Where to Build a websiteHow to create a website
How to start creating a website
Mr. Krien is a PhD student in English Literature at the University of Iowa, where he lectures at the Department of Rhetoric. He can be found on Twitter at @BradyKrien or on his website. I' ve been hearing a lot of discussion lately about whether graduates need to create their own web sites or not.
While some have reasoned that it has become an integral part of "Branding yourself", others are arguing that it is a serious effort in terms of investing your own money and effort that should be better invested to get a different line of publishing on your resume. While I see strong case on both sides, I would suggest that a website is essentially what it is, just a toolset.
This can be an efficient way to network and share your work, but like all of them, it takes a certain amount of effort to use them well. Not so much whether sites are of value to doctoral candidates as a group, but rather whether a site will be a useful resource for you to achieve your educational and career objectives.
Web sites can span from basic, statically proficient repositories that demand little engineering expertise to the development of research and teaching frameworks that demand sophisticated encoding skills. Dealing with a particular intent in the back of your head can make the construction of a website much simpler. No matter what your ultimate objective, getting off the ground and setting up a professionally designed website is relatively uncomplicated.
Unless you've never created a website before, the first thing that can happen is the detail. However, the basics are quite straightforward - to get going, you first need a web host where you can set up youromainname. Your website's information is stored by a host and often provides faster and easier access to your website's construction tool and template.
Frequent hosted are Worldpress, Squarespace, Wix, Weebly and Jekyll. You have to begin by selecting a hosting. Although they have a great deal in common, each of them has a different set of interface and option choices. There is a great deal of guidance on which article is the best (including some of our own graduates for Worpress and Jekyll), but usually the most easy-to-use ones are the ones that are hosted - like Wix and Weebly - also more restricted in what you can do with them, while the more sophisticated ones like Worpress, Jekyll and Squarespace provide more ways to customize your website (also, notice the difference between Wordpress.com and Wordpress.org).
Probably the best piece of guidance is just to look at the example pages each hosts offer and see what feel right for your character and qualification levels. com (a button I make in the next repetition of my own website), but the decision is yours. When you are sure that you want to get involved in the long-term development of your website, the payment for the adapted site generally looks a bit more professionally, but if you are just researching, you know that you can always update later.
This is usually a fairly easy-to-use procedure for most of the web site hosters, and everyone provides video tutorials on line and forum tutorials if you get bogged down. When your college has a Lynda membership, it also provides some great, fast web page creation classes.
And the best thing you can do is take some realizing that you can always come back and spice them up later, and take some quality play with different looks and choices. Number and kind of pages you have varies according to what you want to achieve with your website.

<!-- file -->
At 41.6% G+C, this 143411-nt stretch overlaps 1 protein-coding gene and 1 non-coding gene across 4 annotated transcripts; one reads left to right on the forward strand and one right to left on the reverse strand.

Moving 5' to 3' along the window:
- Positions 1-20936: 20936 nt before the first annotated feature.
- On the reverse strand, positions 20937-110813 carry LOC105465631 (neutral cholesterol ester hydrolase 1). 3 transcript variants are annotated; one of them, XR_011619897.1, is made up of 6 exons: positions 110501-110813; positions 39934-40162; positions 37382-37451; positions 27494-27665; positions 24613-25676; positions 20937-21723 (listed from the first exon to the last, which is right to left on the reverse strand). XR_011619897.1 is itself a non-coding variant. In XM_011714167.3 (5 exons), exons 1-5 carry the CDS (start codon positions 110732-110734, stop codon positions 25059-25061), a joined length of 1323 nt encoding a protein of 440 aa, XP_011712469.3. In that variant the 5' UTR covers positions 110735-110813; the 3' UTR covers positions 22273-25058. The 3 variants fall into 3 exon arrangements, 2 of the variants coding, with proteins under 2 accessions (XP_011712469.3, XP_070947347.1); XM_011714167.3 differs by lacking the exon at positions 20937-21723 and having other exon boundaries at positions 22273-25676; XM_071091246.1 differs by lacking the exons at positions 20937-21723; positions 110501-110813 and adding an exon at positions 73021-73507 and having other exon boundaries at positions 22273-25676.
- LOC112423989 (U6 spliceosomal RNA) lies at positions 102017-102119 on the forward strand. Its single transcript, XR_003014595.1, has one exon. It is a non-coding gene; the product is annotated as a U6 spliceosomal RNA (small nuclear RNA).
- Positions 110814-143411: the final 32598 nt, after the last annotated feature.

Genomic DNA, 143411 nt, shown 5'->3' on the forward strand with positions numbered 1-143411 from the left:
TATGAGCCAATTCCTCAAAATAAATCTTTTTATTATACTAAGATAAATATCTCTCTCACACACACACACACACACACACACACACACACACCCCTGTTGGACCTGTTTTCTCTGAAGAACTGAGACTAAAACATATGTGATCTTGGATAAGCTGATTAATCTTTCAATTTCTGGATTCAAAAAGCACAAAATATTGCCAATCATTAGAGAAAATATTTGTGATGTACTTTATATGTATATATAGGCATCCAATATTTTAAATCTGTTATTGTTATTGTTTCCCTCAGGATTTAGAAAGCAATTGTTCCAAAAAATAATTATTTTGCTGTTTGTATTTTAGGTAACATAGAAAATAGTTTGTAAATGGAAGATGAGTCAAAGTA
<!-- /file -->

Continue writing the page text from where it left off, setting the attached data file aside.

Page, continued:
For those of you who only have a profesional background, you may want an "About" or "Home" page along with one page for your resume, another for publications and another for teaching materials. What it really comes down to is what you want your website to contain (and what you are willing to invest the maintenance effort).
However, one piece of advice: don't publish your e-mail directly on your website (and be sure to delete it from your resume), as it is highly likely to be caught by spammers and flood your mailbox. Contents you place on your pages will differ greatly from individual to individual, but most will contain some pictures (familiarize yourself with Adobe CS licences before you post pictures directly from a Google image search) and professionally produced materials such as a CV and cv.
While this may involve some fiddling with the layout, it's rewarding because it allows visitors to your site to see your material more readily (remember the three-click rule). After all, there is a sound discussion about the roles of academia blogs, and the advantages and disadvantages of blogs for your theses.
Have a look at this before you embark on a great blogs project, but know that the greatest challange for operating a blogs is that it needs a long amount of your hands to do it well. My own personal opinion is that the greatest involvement in creating a website is not the early stage but the maintenance of it.
And if your site is a basic repository, it can be as easy as building a personal organizer every few month to refresh your resume and make sure the link still works. This can be a month, week or almost day to day operation for more complex sites, especially those with items such as blogging.
It is important to keep these thoughts in minds when creating your website, because a badly managed website is just as poor (or even worse) than no website at all. Web sites have the capacity to be high-performance gadgets for doctoral candidates who want to build their career profiles and divide their scholarships, and if you want to create a Web site, it's important to begin (and continue) with the goal.
Have you got a face-to-face website that really rocked or hints or tricks to get an academical website off the ground? Yes, we have the right website for you!